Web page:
That’s great news. Can you also break down for me, you talked about $17 million in facility upgrades and I was wondering if you could break it down as far as what you’re actually doing between the two fields and also it seems like we do a lot of upgrade every year. Are we near the end or is just a kind of a number to think of going forward annually.

Steve Heiter

No, we are pretty close to the end on our upgrades. A lot of that $17 million, I’ll break down the biggest one for you. We’ve got $3 million or $4 million of seismic and we have $3 million or $4 million for gas shales, which we plan to have probably implemented towards the end of 2013, that’s a long process, its about a two year process, we are right in the middle of it and so that’s a large part.

There is almost half a plan right there and the upgrades are to the NWU facilities in advance of our development program. Those we finish in a few months and also the Satellite 7 at North Wilmington Unit, we are completing putting in a drilling seller there, which was quite expensive, we are in the last states of that. And at WTU we are in really good shape.

We are finishing up on some seller three work, which puts all those wells connected to our process facilities with hard-lines and urban electric power and so towards the end of this year, we are going to be in pretty good shape and our facilities budge in two or three years should be nowhere near what we have been spending in the last two years.

Phil McPherson - Global Hunter Securities

And Steve, on that drilling seller, that’s the 50 wells for the second type that you referenced before.

Steve Heiter

No, that’s the first sight, that’s the one that we will be drilling on hopefully later this year. Now the second one, we are still acquiring the Townlot, so that would have to be build out sometime in the next couple of years and it would be a similar capital cost to what we are doing now at Satellite 7. But that will be probably at the earliest, late 2013 or may be 2014.

Phil McPherson - Global Hunter Securities

And to build a site, is that like a $3 million to $5 million or something?

Steve Heiter

No, it’s less than that. It’s probably under $2 million.

Phil McPherson - Global Hunter Securities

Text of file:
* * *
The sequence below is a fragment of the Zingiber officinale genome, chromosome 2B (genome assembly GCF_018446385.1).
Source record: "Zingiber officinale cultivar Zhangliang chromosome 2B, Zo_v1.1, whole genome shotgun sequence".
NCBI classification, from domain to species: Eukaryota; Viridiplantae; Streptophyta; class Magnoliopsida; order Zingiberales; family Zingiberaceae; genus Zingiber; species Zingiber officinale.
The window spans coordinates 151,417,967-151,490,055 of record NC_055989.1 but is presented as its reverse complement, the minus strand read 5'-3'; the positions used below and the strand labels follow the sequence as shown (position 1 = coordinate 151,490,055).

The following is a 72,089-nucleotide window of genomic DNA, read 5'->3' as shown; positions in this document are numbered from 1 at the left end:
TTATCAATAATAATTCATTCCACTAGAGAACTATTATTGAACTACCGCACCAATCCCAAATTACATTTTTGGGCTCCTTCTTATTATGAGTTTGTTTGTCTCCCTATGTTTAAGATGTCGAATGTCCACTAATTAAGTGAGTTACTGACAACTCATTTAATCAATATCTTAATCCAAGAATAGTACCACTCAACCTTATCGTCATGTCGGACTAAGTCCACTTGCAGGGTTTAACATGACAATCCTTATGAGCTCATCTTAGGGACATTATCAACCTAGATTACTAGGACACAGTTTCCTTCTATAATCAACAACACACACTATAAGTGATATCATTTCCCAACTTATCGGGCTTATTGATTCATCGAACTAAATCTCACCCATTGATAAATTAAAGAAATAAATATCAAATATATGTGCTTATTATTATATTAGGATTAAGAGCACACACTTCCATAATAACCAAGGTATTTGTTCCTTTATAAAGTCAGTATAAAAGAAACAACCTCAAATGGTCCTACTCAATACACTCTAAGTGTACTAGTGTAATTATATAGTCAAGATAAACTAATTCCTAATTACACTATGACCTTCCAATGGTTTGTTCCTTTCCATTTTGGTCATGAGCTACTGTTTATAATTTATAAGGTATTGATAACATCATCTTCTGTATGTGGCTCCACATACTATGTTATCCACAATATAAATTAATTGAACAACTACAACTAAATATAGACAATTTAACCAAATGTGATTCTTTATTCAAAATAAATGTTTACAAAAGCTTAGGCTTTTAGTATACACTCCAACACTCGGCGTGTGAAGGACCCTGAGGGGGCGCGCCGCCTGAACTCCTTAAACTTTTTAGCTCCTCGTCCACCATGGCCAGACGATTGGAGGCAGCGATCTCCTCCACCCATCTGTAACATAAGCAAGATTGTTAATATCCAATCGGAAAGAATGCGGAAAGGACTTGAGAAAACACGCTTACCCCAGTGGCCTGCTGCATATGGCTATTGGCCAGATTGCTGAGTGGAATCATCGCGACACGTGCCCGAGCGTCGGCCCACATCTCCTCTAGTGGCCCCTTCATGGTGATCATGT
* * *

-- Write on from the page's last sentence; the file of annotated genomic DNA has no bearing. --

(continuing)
Okay great.

Norman Swanton

And Phil, if I can add to that, I think last year was a really important kind of proof of concept here for the Upper Terminal, the Ranger and even the Ford and I think we advanced that significantly and I think the infrastructure that Steve is talking about is parallel to that. We are really in good shape on both fronts, both advancing the WellComps, the concepts and getting the infrastructure. I would say Steve, we are 80%, 90% of the way there by the end of the year.

Steve Heiter

Yes.

Phil McPherson - Global Hunter Securities

Yes, it sounds like you made a tremendous amount of process. So congratulations on that.

Steve Heiter

Yes, thanks Phil.

Phil McPherson - Global Hunter Securities

And I was going to ask on the rig, you had a one electric operated rig that you owned and I think you released the one. Are these permits – well, do you bring a second rig in the back half of the year. Can you complete this program with just the one rig?

Steve Heiter

The WTU program will be completed with the rig that we own, the one rig. The NWU program, which is a couple of miles away would require a second rig.

Phil McPherson - Global Hunter Securities

Okay, great, that’s all I’ve got guys. I appreciate it.

Steve Heiter

Okay thanks.

Ron Morin

Thanks Phil.

Operator

And your next question comes from the line of John Abbott. Please proceed.

John Abbott - Pritchard Capital Partners

Good morning.

Steve Heiter

Good morning John.

John Abbott - Pritchard Capital Partners

I just have one quick question; it may have already been addressed. I think 2011 had nine Tar wells that had an average 30-day rate of 178 barrels of oil per day. If I look at these latest three wells, looks like the average rate is 135 barrels of oil per day. It looks like that’s about a 24 percent decrease. Is there any reason why these wells came on at a lower rate? I mean what was the high and the low rates for your three Tar wells that came on.

Steve Heiter

The lowest one is about 60 to 70 in that range, and the higher ones are in the 140 to 150 range and these wells are step-out well. I think if you’ve been on the call for the last three of four calls, we continue to find additional development opportunities in the Tar. We thought we’ll be finished a year ago.